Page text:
(32.1%) in children with PCP compared to 16 (17.2%) in
those without PCP (relative risk 1.87; 95% CI 1.11 – 3.15;
p = 0.02). Multiple regression controlling for age, HIV
infection, PCP and cotrimoxazole prophylaxis showed that
only HIV infection was predictive of mortality (OR 3.7,
95% CI 1.5 – 9.0; p = 0.004). In a separate model of 115
HIV infected children with complete data, only CD4
count <15% was significantly associated with mortality
(OR 3.6, 95% CI 1.4 – 9.0; p = 0.006) (Table 4). None of
the five HIV exposed uninfected infants with PCP died.
PCP was diagnosed in more than half of children
hospitalised with hypoxic pneumonia using molecular
techniques, more than double that diagnosed by IF or
Grocott staining on the same respiratory samples [
The incidence of PCP reported in prior studies based on
IF staining of respiratory secretions may therefore be a
large underestimate [
]. The study indicates
that PCP in HIV-infected infants is even more of a
concern than was previously recognised, and emphasises the
need to strengthen paediatric HIV programs including
early use of cotrimoxazole prophylaxis and HAART
according to current global guidelines [
CMV-cytomegalovirus; CI- confidence interval. Lactate dehydrogenase and
oxygen saturation were not included due to missing data.
Cotrimoxazole prophylaxis and HAART had been
instituted in only a minority of eligible children despite the
free availability of HAART and PMTCT programs in
this area of South Africa. Reassuringly, cotrimoxazole
prophylaxis was found to be highly effective for preventing
PCP, supporting the widespread use of this cost-effective
]. Although this study was not
designed to investigate implementation of national policies
for paediatric HIV or adherence to HAART or
cotrimoxazole, the results indicate that the HIV program is still
not functioning appropriately, with potentially devastating
consequences. Further research to investigate the
underlying reasons for failure of the PMTCT and HAART
programs in this setting is needed.
The in- hospital case fatality rate for children with
PCP of 32% is within the range reported in other African
], and is also similar to that reported eight
years previously from the same study site .
A minority of HIV uninfected children also developed
PCP. Consistent with prior reports, a number of risk
factors were identified [
] including malnutrition
and HIV exposure [
]. HIV exposed infants
may be at increased risk of PCP due to impaired
immunity, exposure to P. jirovecii from an HIV infected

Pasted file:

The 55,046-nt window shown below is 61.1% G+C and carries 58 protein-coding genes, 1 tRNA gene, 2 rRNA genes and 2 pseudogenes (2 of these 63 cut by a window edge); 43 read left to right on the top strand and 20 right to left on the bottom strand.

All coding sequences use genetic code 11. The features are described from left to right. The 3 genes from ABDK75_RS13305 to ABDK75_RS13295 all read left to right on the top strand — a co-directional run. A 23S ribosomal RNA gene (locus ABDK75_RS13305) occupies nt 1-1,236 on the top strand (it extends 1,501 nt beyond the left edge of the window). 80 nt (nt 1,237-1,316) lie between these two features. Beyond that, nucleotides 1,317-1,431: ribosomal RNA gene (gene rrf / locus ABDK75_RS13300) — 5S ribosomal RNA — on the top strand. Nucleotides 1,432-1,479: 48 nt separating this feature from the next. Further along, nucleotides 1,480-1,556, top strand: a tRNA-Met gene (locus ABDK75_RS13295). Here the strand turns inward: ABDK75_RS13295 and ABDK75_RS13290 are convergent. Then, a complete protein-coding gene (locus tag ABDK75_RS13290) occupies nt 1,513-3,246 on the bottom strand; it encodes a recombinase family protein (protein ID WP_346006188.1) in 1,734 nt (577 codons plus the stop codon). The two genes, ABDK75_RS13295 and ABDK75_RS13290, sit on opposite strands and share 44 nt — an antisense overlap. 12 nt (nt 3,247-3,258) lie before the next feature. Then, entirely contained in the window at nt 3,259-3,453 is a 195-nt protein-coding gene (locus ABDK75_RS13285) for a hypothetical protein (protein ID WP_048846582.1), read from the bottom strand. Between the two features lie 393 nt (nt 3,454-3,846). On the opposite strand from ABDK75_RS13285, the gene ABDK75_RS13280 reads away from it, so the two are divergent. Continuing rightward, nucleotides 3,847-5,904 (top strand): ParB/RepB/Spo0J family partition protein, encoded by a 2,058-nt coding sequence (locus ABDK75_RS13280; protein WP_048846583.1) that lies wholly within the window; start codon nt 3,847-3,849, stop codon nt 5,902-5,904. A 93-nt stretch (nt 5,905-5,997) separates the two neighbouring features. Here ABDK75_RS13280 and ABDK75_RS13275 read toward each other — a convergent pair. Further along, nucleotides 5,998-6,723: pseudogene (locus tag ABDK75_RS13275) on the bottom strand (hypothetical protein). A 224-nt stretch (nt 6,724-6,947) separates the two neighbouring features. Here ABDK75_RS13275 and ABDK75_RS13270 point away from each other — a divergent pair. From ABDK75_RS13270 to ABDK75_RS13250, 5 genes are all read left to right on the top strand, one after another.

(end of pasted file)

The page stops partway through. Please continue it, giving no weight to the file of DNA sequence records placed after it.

mother or adult, or poor protection from maternal
]. All HIV exposed but uninfected
infants with proven PCP survived, consistent with
previous reports of better outcome in HIV uninfected
compared to HIV infected infants [
]. With strengthening
of PMTCT programs, HIV exposed but uninfected
infants are an increasingly important group who may be at
risk for PCP. The use of cotrimoxazole prophylaxis in
this group deserves further consideration given the
increasing number of case reports of PCP in HIV-exposed
uninfected infants and this growing population [
Clinical and laboratory measures associated with PCP
were similar to previous reports [
elevated LDH may be a non-specific marker of lung injury
, these results suggest that there should be a high
index of suspicion of PCP in those children with raised
LDH admitted to hospital with severe pneumonia,
particularly when there are other known risk factors for
As expected, co-infection with P. jirovecii and other
pathogens, particularly viruses, was common [
Similar to previous studies, CMV coinfection occurred most
frequently, in a third of children with PCP [
This may also reflect severe immunosuppression as CMV
pneumonia has been associated with moderate or severe
immunosuppression in HIV-infected infants [
Limitations of this study include lack of a control group.
Several adult studies have reported carriage of P. jirovecii
as detected by a positive PCR on respiratory specimens
], however, positive PCR results in our study are
unlikely to represent colonisation given the presentation
of severe pneumonia, the young age of infants and the
protective effect of cotrimoxazole prophylaxis [
were unable to use response to treatment as a means of
confirming PCR diagnosis as all children were treated for
presumptive PCP based on clinical signs. The lack of a
gold standard for PCP diagnosis makes testing of any new
diagnostic modality challenging, especially as the organism
cannot be easily cultured. This was a single- centre study
of a selected population admitted to a tertiary hospital;
therefore results may not be generalisable to children from
different geographical areas and with different clinical
disease spectra. Further studies of PCR based diagnosis in
children with non-HIV immunosuppression are needed.
PCP remains a common cause of severe hypoxic
pneumonia and is associated with high mortality in HIV-infected
African infants. New molecular diagnost ic methods
indicate that the burden of PCP in this populat ion has been
under -est imated in the past.
The authors declare that they have no competing interests.
BM recruited patients, acquired and analysed data, and drafted the
manuscript. HZ was responsible for study conception and design, clinical
supervision and obtaining funding. AW was the laboratory supervisor,
contributed to the study design and obtained funding. MZ recruited patients
and acquired data. CS performed the molecular investigations. All authors
contributed to the final manuscript and have read and approved of it.
This research was supported by an NHLS Research Trust grant; the National
Research Foundation, South Africa; ASTRA-Zeneca Respiratory Award from
the South African Thoracic Society and the Medical Research Council of
Southern Africa. We thank Louise LeSai for her assistance with enrolling